Videos on the Torreya Guardians Website

Educational VIDEO series to document the citizen science/naturalist projects of the all-volunteer Torreya Guardians in human-assisted migration of America's most endangered conifer tree, Florida Torreya (Torreya taxifolia), northward in this time of rapid climate change.

Note: Videos are numbered and listed in reverse order of posting (newest to oldest).

SUGGESTIONS:

Newcomers: Begin with VIDEO 21 for an excellent 16-minute OVERVIEW by Lee Barnes. For a lot more detail, begin with VIDEO 1 by Connie Barlow.

• Three videos feature GROVES OF MATURE, HEALTHY TREES planted almost a century ago in North Carolina: Biltmore Gardens near Asheville (VIDEO 18), Harbison House near Highlands (VIDEO 11), and Caroline Dormon Nature Preserve in Louisiana (VIDEO 30). Clearly, Torreya taxifolia can thrive well outside its Florida home — and it is far from invasive in recipient ecosystems.

VIDEO 27 documents FIRST SEED PRODUCTION IN OHIO by a thriving set of dozen-year old torreyas in Cleveland.

For volunteers planting seeds directly into forests (skipping the potted stage) two videos are essential: VIDEO 28 shows remarkable RECOVERY FROM RODENT HERBIVORY among the "free-planted" seeds put directly into forest soil 5 summers earlier near Franklin NC. VIDEO 31 (in 2 parts) is the first freeplanting site to evidence zero herbivory of seedlings, 4 years after the seeds were planted: What can we learn from this successful habitat?

• Take a virtual field trip to wild locales of Florida Torreya's COUSIN IN CALIFORNIA (Torreya californica) via the two parts of VIDEO 23. Here you will see the amazing ways that this patient, subcanopy tree genus awaits its chance (or grows acrobatically sideways) for a spot in the sun.

• By far the most expansive and EXCITING EXPERIMENT IN REWILDING Torreya taxifolia into northward states began in November 2015 on the Cumberland Plateau of Tennessee. VIDEO 24 (two parts) documents the first 38 seedlings two years later. All 400 seeds were "free-planted" directly into the ground — either 3 inches deep or under rocks — to protect the seed from rodent predation. Free-planting is an ideal way to give this ancient conifer a chance to establish nurturing relationships with soil fungi right from the start.

VIDEO 17 is a site visit to the PEAK GLACIAL REFUGE: Torreya State Park in Florida. The diversity of both temperate and subtropical plant species there signals the crucial role this riverside habitat played when Ice Age cold pushed temperate species south. The remnant Torreya plants regrowing from disease (or replanted from seedlings raised elsewhere) indicate just how impaired this peak-glacial refuge is now for cold-adapted plants in these decades of rapid global warming.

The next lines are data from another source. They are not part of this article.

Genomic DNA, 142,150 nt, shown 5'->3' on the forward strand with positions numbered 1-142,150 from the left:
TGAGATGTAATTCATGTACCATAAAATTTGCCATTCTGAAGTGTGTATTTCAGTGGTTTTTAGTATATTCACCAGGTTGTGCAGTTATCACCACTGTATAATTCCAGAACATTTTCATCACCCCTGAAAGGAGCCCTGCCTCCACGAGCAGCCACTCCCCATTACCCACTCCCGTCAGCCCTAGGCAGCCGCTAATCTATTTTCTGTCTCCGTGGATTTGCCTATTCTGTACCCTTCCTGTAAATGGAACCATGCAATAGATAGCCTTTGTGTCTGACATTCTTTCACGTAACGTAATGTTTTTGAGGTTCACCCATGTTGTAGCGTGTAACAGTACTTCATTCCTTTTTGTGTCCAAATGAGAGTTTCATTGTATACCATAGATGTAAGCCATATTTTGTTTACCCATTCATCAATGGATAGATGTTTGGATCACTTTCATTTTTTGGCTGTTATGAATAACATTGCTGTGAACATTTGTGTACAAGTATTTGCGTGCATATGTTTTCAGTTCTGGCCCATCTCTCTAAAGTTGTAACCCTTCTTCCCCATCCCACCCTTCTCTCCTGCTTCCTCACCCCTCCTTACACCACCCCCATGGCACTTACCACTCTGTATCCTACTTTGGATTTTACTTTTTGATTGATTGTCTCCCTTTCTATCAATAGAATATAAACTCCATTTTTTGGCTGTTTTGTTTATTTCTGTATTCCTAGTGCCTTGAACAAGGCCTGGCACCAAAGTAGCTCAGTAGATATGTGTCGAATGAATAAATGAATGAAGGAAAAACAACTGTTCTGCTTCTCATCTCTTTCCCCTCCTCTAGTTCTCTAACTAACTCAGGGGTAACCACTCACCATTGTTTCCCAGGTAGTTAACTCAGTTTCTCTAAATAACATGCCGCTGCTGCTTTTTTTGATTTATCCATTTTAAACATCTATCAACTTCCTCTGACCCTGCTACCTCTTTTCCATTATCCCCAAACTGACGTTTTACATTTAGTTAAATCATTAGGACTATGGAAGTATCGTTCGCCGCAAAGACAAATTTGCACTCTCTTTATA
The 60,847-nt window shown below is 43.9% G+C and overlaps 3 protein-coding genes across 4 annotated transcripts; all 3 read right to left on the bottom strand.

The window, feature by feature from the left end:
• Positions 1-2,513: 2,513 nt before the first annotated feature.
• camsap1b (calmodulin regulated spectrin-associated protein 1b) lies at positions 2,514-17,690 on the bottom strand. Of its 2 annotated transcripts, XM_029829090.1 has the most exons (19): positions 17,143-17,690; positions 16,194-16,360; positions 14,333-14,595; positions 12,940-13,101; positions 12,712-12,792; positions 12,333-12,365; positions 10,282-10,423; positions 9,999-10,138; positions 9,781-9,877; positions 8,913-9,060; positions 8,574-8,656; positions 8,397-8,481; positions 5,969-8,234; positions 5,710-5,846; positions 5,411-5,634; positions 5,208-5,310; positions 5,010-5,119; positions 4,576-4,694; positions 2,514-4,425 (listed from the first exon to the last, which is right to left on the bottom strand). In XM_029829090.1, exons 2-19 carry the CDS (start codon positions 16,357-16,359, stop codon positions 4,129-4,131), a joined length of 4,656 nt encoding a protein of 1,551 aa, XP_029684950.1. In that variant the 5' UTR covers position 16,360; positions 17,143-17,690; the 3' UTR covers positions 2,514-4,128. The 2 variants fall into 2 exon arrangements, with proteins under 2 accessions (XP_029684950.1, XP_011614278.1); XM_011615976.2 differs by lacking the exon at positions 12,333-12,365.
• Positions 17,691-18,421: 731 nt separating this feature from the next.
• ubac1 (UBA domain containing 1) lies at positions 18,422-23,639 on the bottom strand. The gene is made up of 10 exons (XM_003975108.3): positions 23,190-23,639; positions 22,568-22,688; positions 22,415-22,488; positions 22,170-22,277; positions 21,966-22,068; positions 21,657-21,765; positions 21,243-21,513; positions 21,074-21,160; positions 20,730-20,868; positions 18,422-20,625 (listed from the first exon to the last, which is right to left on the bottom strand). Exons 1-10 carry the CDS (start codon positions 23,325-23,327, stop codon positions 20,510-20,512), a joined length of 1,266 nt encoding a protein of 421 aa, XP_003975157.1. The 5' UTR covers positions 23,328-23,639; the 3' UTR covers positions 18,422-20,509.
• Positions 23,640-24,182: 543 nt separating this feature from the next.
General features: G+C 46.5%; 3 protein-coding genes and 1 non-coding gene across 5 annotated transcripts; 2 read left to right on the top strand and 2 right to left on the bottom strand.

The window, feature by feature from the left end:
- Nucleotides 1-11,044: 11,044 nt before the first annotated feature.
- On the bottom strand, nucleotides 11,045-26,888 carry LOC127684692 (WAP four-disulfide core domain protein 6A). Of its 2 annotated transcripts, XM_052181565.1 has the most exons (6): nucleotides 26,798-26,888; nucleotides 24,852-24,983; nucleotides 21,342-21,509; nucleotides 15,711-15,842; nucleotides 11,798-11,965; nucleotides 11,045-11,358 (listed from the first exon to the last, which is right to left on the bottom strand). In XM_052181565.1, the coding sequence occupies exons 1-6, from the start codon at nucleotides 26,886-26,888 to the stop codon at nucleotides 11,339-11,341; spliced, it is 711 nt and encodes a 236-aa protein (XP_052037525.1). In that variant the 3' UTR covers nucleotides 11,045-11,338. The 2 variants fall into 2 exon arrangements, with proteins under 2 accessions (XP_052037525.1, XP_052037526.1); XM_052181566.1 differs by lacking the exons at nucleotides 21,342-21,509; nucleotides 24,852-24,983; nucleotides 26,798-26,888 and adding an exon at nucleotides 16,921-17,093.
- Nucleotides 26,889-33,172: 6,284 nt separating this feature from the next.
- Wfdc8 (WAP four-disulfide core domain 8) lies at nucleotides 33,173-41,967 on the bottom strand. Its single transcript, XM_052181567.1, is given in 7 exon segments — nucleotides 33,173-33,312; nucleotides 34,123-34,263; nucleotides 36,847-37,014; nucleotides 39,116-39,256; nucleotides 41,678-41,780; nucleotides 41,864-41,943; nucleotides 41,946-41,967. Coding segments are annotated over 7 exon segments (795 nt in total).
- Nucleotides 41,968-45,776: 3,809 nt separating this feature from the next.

Connie Barlow's 2015 TECHNICAL PRESENTATION ON 'ASSISTED MIGRATION' to the Forestry School at Michigan Tech University is titled Foresters Outpace Conservation Biologists in Climate Adaptation.


Reverse Chronological

   31a: Freeplanting Torreya Seeds - Shoal Sanctuary FL pt 1 of 2

Site visit to Shoal Sanctuary, due west of Torreya's peak glacial refuge in northern Florida. Documentation of 9 seedlings thriving (and remarkably free of herbivory) four years after a total of 40 seeds were placed directly into the coolest, moistest habitats. Distinctions among the sites portend excellent learnings of site preferences in the years ahead.

24 minutes - filmed January 30, 2019

   31b: Freeplanting Torreya Seeds - Shoal Sanctuary FL pt 2 of 2

This last half of the video set summarizes the documentation and offers topics for further study — notably, why herbivory was absent at all planting sites. Native Christmas Ferns are pointed out as ideal neighbors for (1) camouflage, (2) its "endo" mycorrhizal network, and (3) as an "indicator species" for identifying best microsites for Torreya.

31 minutes - filmed January 30, 2019


   30a: Florida Torreya in Louisiana (Pt 1) - Mature Grove with Seedlings

Site visit to Caroline Dormon Nature Preserve. Of the four long-ago horticultural plantings outside of Florida that produce seeds that have germinated into seedlings nearby (with no human help), this mature grove of Florida Torreya in Louisiana is the first one in which knowledgeable local guides could provide the complete oral history and answer questions posed by Torreya Guardians. This is thus a superb example of why "natural history" observations and inquiry can help the development of best practices for "assisted migration" recovery actions to ensure that this climate-endangered tree does not slide into extinction.

30 minutes - filmed November 15, 2018

   30b: Florida Torreya in Louisiana (Pt 2) - Mature Grove with Seedlings